Yes, you can still end up in jail for marijuana in Georgia
Easing cultural attitudes about marijuana is evident in our society. In state after state, voters keep passing laws intended to end the prohibition of marijuana and create regulated markets. Support for marijuana legalization is high and continuing to increase. However, Georgia is well behind much of the rest of the country when it comes to marijuana.
While you may not think that marijuana offenses really matter any more, they still do. Neither the police nor the courts will brush off a marijuana offense just because people are more accepting of it now than they were a few years ago. There are actually very serious potential penalties for marijuana possession in Georgia.
Even possession can carry serious penalties
You may find yourself thinking that you’re safe because you only smoke marijuana. You don’t grow it or sell it, so you won’t face serious consequences, right? The truth is that possession charges could be a serious offense depending on several factors.
Those caught in possession of one ounce or less will face misdemeanor charges that carry up to a year in prison and fine of $1,000. For those caught with more than one ounce, the fine goes up to $5,000. The felony charge that results will also have a mandatory minimum of one year in jail, but could result in as many as 10 years in jail.
Popular hash oils and concentrates can mean major criminal charges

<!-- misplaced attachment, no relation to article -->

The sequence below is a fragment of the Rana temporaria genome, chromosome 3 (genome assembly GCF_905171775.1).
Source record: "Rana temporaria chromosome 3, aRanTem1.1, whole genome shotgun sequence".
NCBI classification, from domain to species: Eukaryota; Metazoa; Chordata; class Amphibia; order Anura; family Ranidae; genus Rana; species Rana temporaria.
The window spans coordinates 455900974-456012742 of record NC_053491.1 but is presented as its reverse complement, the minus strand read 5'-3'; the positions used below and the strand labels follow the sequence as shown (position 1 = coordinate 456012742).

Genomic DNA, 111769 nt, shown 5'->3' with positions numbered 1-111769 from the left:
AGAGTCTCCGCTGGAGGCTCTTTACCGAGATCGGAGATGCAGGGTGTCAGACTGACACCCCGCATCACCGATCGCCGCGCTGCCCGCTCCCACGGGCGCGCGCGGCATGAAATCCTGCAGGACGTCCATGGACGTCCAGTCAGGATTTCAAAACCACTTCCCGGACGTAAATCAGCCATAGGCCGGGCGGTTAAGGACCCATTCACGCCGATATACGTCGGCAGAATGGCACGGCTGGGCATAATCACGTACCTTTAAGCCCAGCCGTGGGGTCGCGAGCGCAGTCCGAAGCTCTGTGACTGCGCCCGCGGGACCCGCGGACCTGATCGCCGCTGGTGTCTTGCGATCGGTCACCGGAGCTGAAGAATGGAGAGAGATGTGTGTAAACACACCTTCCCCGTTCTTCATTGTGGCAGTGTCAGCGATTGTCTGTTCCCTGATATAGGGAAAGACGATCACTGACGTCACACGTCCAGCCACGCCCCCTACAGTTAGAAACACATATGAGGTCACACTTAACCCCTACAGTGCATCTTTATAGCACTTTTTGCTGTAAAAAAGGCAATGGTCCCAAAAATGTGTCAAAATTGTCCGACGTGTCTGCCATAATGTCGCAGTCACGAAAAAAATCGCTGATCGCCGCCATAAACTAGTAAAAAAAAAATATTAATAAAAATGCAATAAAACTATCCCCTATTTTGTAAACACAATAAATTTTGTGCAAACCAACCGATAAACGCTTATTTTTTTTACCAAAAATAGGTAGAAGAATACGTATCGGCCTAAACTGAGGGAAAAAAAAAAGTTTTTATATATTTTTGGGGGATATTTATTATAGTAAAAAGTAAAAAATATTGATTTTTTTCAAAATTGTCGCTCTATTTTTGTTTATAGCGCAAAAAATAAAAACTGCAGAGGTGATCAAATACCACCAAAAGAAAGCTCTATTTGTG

Butane hash oil and similar marijuana concentrates have been popular in recent years. They allow people to vaporize, instead of smoke, their marijuana. Concentrates can also have a more powerful affect than natural-state marijuana. As a result, the state of Georgia considers all offenses related to hash and marijuana concentrates to be felonies.
Possession of less than 1 gram of solid concentrate or less and 1 ml of a liquid concentrate could mean between one and three years in jail, as well as a fine of up to $45,000. Possession of between 1 gram and 4 grams of a solid or between 1 and 4 ml of a liquid could mean between one and eight years in jail. Anyone accused of manufacturing, selling, distributing or possession concentrates with an intent to distribute will face a five year mandatory minimum that goes up to as many as 30 years in jail.
Defend yourself against potential marijuana charges
A drug conviction can change the course of your entire future. You may lose your job or have a difficult time finding a new one. You will not qualify for any federal student aid for college or graduate studies. You will have to deal with the stigma that a criminal record can bring, in addition to paying a fine and potentially ending up in jail. Defending yourself against these kinds of charges is often a wise decision, depending on your circumstances.